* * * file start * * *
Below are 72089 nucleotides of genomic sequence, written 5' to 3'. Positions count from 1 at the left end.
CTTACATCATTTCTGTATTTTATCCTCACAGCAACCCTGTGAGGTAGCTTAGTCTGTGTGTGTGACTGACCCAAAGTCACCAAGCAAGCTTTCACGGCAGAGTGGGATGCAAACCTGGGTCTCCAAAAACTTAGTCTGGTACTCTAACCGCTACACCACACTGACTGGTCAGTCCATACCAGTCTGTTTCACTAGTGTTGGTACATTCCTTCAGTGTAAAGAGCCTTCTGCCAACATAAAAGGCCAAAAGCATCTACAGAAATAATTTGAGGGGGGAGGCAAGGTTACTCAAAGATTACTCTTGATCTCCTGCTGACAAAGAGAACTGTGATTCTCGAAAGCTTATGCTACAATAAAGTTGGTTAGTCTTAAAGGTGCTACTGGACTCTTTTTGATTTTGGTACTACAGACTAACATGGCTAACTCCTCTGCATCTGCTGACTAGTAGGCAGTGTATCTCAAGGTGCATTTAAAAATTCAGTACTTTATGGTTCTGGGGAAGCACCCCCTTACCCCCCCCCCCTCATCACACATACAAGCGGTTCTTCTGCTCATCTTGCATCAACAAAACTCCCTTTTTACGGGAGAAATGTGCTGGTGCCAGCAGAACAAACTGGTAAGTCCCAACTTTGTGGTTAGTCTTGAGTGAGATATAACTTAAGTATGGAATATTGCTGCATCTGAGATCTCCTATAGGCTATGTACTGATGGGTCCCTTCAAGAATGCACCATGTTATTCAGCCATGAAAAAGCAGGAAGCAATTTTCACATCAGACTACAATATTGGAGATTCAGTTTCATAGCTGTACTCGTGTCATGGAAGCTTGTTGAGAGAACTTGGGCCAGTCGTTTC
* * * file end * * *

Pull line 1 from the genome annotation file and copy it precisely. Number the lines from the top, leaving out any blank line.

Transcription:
Below are 72089 nucleotides of genomic sequence, written 5' to 3'. Positions count from 1 at the left end.